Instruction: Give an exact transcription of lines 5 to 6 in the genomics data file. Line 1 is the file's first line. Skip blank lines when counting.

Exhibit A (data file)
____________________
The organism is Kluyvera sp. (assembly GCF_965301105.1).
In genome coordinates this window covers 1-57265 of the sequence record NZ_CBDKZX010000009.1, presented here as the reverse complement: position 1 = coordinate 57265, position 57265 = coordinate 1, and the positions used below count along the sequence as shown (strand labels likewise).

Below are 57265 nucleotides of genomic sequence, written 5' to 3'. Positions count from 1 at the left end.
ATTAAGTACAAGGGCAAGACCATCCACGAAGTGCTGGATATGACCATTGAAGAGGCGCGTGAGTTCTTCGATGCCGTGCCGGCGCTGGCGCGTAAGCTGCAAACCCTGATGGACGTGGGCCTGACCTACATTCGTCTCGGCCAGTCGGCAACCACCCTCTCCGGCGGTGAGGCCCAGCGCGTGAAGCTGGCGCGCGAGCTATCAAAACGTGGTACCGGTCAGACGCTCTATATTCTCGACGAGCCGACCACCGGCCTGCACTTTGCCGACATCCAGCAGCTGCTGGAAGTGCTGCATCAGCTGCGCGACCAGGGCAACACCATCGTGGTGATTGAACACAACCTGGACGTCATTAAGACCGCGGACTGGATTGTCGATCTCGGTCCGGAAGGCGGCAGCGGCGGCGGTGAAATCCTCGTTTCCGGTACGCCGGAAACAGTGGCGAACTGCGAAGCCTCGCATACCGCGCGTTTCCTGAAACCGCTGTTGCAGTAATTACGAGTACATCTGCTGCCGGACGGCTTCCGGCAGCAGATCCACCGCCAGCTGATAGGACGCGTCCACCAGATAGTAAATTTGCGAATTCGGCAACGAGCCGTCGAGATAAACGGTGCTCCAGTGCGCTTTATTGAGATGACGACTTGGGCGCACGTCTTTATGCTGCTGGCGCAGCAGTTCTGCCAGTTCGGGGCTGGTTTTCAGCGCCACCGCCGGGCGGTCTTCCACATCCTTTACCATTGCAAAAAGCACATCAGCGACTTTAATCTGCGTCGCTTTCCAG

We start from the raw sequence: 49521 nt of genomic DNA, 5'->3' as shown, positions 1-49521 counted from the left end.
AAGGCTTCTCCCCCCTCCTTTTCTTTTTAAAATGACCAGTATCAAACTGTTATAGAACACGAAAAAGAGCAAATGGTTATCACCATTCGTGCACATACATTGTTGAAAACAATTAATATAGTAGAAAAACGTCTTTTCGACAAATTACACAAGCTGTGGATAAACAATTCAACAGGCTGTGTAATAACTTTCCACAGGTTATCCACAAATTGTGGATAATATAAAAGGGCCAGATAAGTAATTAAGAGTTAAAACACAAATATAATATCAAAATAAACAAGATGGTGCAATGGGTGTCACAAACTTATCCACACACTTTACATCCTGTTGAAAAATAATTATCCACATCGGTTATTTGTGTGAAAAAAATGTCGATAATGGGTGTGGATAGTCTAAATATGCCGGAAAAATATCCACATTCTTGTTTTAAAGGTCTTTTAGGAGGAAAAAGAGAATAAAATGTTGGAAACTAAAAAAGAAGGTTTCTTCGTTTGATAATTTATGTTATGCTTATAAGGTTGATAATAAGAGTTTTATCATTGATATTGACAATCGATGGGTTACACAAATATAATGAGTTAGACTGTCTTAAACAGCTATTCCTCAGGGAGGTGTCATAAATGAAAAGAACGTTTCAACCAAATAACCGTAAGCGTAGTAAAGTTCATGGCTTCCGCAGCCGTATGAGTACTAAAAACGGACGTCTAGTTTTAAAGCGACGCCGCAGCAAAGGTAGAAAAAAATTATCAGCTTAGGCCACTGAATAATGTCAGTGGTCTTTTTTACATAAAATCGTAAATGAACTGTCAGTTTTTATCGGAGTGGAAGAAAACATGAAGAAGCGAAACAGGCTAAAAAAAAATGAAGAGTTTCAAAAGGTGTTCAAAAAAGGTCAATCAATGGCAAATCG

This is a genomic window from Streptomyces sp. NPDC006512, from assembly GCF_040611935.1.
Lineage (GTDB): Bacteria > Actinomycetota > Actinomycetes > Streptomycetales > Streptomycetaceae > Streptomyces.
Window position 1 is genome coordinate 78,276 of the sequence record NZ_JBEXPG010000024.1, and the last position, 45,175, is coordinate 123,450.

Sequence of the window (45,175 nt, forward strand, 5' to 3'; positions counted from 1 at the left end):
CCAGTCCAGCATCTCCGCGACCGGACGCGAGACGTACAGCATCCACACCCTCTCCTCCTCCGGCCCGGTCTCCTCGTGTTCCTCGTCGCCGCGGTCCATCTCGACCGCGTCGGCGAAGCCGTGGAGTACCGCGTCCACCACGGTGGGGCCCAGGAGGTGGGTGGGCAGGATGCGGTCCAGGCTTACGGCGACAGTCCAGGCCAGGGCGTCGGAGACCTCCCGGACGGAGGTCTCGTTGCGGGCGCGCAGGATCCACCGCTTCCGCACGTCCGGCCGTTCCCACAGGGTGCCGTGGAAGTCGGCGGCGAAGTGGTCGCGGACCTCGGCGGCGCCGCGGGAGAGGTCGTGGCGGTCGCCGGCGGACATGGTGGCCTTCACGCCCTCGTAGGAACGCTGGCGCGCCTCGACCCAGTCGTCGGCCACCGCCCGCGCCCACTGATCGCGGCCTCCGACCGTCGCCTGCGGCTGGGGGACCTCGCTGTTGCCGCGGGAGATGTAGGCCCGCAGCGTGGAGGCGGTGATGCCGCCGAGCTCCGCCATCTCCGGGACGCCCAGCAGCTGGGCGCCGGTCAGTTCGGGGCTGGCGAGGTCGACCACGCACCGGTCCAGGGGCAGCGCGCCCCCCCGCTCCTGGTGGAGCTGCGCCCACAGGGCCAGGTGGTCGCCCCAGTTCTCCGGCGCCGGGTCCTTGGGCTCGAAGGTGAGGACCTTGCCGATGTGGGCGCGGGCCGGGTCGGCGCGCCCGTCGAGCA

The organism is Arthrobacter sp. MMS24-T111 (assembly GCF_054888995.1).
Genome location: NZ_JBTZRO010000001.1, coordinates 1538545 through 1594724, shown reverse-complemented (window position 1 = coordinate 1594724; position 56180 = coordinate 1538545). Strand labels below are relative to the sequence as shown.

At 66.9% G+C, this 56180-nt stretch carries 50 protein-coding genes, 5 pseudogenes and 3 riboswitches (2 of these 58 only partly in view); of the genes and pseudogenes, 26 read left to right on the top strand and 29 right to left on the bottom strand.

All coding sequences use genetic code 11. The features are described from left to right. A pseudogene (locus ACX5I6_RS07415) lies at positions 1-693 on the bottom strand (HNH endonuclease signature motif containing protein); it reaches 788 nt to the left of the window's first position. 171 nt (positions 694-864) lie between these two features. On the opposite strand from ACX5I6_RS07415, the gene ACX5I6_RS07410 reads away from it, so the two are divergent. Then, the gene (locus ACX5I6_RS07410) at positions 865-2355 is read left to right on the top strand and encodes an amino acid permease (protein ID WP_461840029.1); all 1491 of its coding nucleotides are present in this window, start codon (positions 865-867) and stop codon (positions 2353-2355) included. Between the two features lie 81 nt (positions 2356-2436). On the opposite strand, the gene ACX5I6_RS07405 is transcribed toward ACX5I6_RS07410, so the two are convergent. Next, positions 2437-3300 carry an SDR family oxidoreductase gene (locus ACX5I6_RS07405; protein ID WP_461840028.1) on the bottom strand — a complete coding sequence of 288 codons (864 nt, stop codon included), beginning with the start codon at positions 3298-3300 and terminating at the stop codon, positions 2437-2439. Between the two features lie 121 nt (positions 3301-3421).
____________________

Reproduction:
We start from the raw sequence: 49521 nt of genomic DNA, 5'->3' as shown, positions 1-49521 counted from the left end.
AAGGCTTCTCCCCCCTCCTTTTCTTTTTAAAATGACCAGTATCAAACTGTTATAGAACACGAAAAAGAGCAAATGGTTATCACCATTCGTGCACATACATTGTTGAAAACAATTAATATAGTAGAAAAACGTCTTTTCGACAAATTACACAAGCTGTGGATAAACAATTCAACAGGCTGTGTAATAACTTTCCACAGGTTATCCACAAATTGTGGATAATATAAAAGGGCCAGATAAGTAATTAAGAGTTAAAACACAAATATAATATCAAAATAAACAAGATGGTGCAATGGGTGTCACAAACTTATCCACACACTTTACATCCTGTTGAAAAATAATTATCCACATCGGTTATTTGTGTGAAAAAAATGTCGATAATGGGTGTGGATAGTCTAAATATGCCGGAAAAATATCCACATTCTTGTTTTAAAGGTCTTTTAGGAGGAAAAAGAGAATAAAATGTTGGAAACTAAAAAAGAAGGTTTCTTCGTTTGATAATTTATGTTATGCTTATAAGGTTGATAATAAGAGTTTTATCATTGATATTGACAATCGATGGGTTACACAAATATAATGAGTTAGACTGTCTTAAACAGCTATTCCTCAGGGAGGTGTCATAAATGAAAAGAACGTTTCAACCAAATAACCGTAAGCGTAGTAAAGTTCATGGCTTCCGCAGCCGTATGAGTACTAAAAACGGACGTCTAGTTTTAAAGCGACGCCGCAGCAAAGGTAGAAAAAAATTATCAGCTTAGGCCACTGAATAATGTCAGTGGTCTTTTTTACATAAAATCGTAAATGAACTGTCAGTTTTTATCGGAGTGGAAGAAAACATGAAGAAGCGAAACAGGCTAAAAAAAAATGAAGAGTTTCAAAAGGTGTTCAAAAAAGGTCAATCAATGGCAAATCG